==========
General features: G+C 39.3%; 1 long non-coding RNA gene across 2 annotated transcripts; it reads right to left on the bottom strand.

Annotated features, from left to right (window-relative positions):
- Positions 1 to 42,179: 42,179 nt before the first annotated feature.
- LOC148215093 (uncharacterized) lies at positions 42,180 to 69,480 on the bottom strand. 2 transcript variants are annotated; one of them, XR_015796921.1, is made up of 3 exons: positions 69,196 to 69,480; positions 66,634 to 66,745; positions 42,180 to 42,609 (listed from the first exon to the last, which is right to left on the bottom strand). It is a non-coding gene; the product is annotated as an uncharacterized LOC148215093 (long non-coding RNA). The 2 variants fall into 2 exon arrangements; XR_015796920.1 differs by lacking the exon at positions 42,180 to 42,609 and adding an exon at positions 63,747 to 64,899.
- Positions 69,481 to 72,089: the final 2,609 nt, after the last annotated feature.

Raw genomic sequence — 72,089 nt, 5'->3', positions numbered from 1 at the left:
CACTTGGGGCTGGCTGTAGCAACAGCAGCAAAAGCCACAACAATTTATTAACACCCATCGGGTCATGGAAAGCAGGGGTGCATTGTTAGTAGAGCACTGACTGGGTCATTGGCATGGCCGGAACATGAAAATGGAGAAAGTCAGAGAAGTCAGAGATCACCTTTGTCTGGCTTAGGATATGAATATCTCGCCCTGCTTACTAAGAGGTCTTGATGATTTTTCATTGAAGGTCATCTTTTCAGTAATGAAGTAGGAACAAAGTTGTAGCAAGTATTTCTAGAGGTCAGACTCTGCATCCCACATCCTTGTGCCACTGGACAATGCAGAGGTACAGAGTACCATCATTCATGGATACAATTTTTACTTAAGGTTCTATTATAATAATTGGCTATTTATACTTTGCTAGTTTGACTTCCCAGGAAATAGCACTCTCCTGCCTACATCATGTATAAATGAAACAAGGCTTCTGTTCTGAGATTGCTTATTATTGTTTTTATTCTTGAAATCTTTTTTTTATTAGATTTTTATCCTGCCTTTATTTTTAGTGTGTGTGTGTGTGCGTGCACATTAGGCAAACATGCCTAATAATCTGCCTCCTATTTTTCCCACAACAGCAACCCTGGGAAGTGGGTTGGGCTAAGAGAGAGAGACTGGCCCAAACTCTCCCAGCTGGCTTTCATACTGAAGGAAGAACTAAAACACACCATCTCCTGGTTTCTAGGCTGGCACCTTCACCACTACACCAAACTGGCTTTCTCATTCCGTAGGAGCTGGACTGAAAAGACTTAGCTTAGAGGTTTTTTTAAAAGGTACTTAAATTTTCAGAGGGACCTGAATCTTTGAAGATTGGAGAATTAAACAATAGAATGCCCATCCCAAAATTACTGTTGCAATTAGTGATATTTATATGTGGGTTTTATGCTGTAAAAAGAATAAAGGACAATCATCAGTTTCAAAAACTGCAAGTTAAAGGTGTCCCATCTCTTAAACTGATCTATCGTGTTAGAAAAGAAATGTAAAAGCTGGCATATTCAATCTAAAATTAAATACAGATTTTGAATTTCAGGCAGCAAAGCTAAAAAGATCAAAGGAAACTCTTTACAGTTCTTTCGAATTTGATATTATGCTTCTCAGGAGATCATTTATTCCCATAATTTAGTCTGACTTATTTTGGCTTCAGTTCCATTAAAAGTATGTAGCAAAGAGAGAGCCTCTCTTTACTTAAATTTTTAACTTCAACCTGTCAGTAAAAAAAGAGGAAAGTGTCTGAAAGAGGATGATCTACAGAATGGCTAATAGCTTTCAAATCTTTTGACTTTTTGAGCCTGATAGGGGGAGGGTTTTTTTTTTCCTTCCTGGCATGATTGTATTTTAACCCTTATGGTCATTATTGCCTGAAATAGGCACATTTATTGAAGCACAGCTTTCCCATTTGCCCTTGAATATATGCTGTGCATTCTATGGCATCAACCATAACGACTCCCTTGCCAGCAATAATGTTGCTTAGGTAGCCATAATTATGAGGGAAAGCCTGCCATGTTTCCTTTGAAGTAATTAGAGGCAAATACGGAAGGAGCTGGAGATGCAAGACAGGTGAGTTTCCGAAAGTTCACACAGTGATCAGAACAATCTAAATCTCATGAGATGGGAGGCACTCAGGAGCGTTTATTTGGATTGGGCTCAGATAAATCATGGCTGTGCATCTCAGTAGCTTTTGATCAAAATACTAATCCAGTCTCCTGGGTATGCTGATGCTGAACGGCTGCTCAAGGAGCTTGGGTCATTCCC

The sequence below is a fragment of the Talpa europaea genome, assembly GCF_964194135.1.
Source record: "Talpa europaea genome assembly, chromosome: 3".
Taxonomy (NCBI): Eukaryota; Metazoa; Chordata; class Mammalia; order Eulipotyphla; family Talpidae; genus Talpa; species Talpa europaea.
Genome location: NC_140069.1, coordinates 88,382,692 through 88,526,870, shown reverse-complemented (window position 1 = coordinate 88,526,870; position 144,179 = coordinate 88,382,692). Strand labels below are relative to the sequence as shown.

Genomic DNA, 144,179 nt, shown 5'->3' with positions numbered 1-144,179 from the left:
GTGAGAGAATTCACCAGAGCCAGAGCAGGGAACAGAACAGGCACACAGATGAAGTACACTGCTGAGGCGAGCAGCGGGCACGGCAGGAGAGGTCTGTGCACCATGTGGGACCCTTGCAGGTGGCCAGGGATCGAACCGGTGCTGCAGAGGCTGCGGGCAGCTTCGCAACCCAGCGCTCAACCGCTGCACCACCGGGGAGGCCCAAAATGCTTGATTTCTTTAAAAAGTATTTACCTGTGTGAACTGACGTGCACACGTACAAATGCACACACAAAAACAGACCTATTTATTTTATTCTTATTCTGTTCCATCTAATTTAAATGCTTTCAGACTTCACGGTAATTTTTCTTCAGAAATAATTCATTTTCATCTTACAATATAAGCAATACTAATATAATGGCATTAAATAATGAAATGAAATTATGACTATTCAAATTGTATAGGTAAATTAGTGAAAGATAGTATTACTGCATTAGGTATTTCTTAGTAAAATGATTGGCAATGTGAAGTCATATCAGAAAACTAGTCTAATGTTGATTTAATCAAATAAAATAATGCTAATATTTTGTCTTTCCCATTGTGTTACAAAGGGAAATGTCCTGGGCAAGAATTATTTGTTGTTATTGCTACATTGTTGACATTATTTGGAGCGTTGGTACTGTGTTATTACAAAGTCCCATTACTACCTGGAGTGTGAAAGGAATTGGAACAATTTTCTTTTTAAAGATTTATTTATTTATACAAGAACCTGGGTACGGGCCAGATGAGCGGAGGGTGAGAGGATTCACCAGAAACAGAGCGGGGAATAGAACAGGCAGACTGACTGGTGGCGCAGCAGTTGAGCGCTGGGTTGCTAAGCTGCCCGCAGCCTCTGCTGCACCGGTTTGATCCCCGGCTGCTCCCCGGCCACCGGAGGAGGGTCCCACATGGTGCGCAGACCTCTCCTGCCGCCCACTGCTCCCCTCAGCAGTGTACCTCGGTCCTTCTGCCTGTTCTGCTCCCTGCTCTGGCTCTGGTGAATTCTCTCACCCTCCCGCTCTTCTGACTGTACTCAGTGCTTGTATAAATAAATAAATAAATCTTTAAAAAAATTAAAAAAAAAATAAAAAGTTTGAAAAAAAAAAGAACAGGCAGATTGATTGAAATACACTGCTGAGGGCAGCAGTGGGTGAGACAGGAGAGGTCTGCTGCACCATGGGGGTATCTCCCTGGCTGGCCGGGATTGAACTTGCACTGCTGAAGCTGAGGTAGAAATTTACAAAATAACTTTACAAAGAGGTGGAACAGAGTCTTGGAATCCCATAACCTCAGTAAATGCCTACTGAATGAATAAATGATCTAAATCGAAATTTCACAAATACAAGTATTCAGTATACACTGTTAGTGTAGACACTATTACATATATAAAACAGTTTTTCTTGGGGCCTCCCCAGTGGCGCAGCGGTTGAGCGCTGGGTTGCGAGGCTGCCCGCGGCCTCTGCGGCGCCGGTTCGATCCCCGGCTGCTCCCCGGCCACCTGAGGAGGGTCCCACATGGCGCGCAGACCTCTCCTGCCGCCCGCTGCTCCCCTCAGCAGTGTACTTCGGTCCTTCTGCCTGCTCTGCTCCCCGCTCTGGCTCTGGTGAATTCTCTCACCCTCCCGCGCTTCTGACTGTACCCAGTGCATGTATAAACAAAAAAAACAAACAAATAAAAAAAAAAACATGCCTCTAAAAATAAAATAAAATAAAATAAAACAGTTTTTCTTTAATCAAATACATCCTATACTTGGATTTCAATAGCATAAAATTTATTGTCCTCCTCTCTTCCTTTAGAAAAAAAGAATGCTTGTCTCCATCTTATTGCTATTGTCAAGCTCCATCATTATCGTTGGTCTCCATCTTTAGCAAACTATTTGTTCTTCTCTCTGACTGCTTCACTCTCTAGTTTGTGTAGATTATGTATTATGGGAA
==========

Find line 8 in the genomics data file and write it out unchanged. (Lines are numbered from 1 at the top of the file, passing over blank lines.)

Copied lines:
The sequence below is a fragment of the Talpa europaea genome, assembly GCF_964194135.1.